Skip to content →

Tag: @matthewlippman

The Ocean is a Flower Called Roberto Clemente

Roberto Clemente kicked my ass last night.

He came out of the darkness like a train whistle

with his 21 Pittsburgh jersey tucked in

and laid me out with a left hook.

I fell to the grass and screamed,

What’s your problem, Roberto?

Couldn’t sleep, he said.

Get a motel.

He said, My plane crashed. I am dead.

Go home.

He said, I come from Carolina, Puerto Rico.

So, what’s the problem?

He said, My name is Roberto.

I have three sons and three thousand base hits.

My name is Roberto Clemente.

And when his plane took off from San Juan,

overloaded with bananas and gauze

for the earthquake victims of Managua,

it was New Year’s Eve

and his eyes were bloodshot bullets

under the canopy of the Atlantic Ocean.

When the sharks got their teeth into him,

the turtles,

the manatees and sting rays,

the vapor trail of his gait around second base

brushed back the wind.

Ten hours later my father woke me to say, El Padré, Roberto,

no longer swings for the fences.

I was seven.

I have been seven ever since.

from Mesmerizing Sadly BeautifulFind more by Matthew Lippman at the library

Copyright © 2020 Matthew Lippman
Used with the permission of The Permissions Company, LLC on behalf of Four Way Books.

If You Don’t Want Your Kids to Have Sex Don’t Finish the Basement

This guy, Lev, at the dinner party said,

If you don’t want your kids to have sex, don’t finish the basement.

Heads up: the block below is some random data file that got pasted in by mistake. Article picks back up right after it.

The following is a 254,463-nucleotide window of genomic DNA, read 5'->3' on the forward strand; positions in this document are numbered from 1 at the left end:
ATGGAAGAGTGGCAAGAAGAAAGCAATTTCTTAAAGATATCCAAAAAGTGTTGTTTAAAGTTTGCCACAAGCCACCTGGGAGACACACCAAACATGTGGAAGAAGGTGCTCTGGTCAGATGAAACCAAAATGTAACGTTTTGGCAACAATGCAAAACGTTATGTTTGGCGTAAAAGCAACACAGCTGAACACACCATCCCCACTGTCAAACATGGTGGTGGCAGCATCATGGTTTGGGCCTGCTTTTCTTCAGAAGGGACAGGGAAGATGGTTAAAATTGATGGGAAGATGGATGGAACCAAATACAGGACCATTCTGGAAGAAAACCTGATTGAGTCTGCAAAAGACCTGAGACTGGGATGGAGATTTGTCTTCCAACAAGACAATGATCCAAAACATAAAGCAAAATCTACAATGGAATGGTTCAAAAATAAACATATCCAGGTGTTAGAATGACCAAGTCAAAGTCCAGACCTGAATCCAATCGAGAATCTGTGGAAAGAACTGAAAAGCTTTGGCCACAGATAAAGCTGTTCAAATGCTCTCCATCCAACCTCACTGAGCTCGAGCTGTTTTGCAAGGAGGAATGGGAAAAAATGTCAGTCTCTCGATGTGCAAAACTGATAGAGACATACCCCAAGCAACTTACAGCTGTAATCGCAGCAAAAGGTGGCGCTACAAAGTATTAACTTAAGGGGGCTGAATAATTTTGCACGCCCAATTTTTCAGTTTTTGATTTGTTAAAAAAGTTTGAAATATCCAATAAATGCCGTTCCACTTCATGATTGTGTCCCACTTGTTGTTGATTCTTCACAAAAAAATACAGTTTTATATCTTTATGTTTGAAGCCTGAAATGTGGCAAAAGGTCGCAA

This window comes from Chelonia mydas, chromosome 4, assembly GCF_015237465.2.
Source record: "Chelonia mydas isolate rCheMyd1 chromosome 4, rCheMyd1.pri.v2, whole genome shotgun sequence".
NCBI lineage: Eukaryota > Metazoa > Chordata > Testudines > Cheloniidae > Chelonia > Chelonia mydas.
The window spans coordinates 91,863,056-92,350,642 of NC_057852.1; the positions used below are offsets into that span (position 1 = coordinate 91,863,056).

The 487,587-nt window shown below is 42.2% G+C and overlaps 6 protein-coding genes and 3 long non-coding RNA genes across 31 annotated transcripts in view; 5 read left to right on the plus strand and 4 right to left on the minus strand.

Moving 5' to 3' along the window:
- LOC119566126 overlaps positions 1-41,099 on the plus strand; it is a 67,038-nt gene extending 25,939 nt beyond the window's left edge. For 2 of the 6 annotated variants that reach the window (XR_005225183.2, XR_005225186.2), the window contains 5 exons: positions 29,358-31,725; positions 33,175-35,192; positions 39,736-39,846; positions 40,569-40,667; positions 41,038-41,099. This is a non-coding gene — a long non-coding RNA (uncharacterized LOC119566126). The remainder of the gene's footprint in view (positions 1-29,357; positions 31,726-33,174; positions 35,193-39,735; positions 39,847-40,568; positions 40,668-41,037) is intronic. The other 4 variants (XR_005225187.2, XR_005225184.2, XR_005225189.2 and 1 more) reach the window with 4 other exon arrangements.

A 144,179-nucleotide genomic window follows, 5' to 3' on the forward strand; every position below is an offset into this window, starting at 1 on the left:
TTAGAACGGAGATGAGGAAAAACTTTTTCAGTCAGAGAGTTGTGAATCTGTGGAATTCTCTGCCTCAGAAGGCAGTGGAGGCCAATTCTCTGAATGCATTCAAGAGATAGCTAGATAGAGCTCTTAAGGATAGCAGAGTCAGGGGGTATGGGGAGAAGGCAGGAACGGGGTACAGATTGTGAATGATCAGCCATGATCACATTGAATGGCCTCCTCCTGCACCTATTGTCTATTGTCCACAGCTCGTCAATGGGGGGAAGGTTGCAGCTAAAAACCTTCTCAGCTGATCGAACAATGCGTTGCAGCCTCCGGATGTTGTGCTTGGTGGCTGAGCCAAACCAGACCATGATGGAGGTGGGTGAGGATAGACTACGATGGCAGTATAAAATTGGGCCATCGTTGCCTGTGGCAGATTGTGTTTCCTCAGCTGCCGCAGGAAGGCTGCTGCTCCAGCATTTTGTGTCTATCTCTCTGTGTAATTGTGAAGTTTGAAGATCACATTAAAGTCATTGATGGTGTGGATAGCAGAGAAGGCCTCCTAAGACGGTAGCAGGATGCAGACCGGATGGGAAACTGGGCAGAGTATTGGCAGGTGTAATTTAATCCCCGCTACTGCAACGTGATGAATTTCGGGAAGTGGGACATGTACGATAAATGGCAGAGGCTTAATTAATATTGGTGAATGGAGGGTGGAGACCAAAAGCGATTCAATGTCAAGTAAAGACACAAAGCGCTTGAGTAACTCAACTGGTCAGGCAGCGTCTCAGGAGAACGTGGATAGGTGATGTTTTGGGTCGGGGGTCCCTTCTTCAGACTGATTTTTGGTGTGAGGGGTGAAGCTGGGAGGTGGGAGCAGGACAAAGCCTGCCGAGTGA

I don’t remember anything anymore, my fifty-two-year-old brain a

soggy piece of kale,

but I remembered what Lev said.

It’s because Lev is the heart in levov

where all the stories come from.

Here’s the story: we were eating the salmon and he was talking about

his kids,

all grown up,

and my kids were in the basement playing ping pong,

not yet thirteen.

There was beer and wine and gluten-free challah and gluten-free Tiramisu

and the walls were red and gluten-free.

That’s the whole story.

The other story is that when a guy says something like that

you have to remember where you were when you first had sex.

It could have been in a car, in an attic, between two trees, under the moon,

near the factory, inside the deep blue sea, in the onion patch.

Sex is an onion.

It’s translucent and sweet and will make you cry your face off.

It’s a swimming pool on fire and a gorilla who knows how to speak

seven languages.

If you are lucky enough to have sex in a finished basement,

this is a good thing.

If you have sex in an unfinished basement, not so good—all that dust,

those exposed water heaters, boilers, and rusted rakes.

So when Lev said,

If you don’t want your kids to have sex, don’t finish the basement,

I took a bite of my salmon and here’s the last part of the story.

My kids are going to grow up and have sex.

A sad and wide-eyed, ecstatic sex, if they’re lucky,

and so I left the table in the dark middle of winter to finish the basement—

buy some rugs, some cheap pillows, and a jukebox,

one of those old school Wurlitzers with the automatic eye.

Fill it up with all the songs that make your heart burst, I will tell them.

Play your music

till the needle runs those records bare bone beauty and glisten.

from Mesmerizing Sadly BeautifulFind more by Matthew Lippman at the library

Copyright © 2020 Matthew Lippman
Used with the permission of The Permissions Company, LLC on behalf of Four Way Books.

This program is supported in part by a grant from the Idaho Humanities Council, a State-based program of the National Endowment for the Humanities.

Any views, findings, conclusions, or recommendations expressed in this (publication, website, exhibit, etc.) do not necessarily represent those of the Idaho Humanities Council or the National Endowment for the Humanities.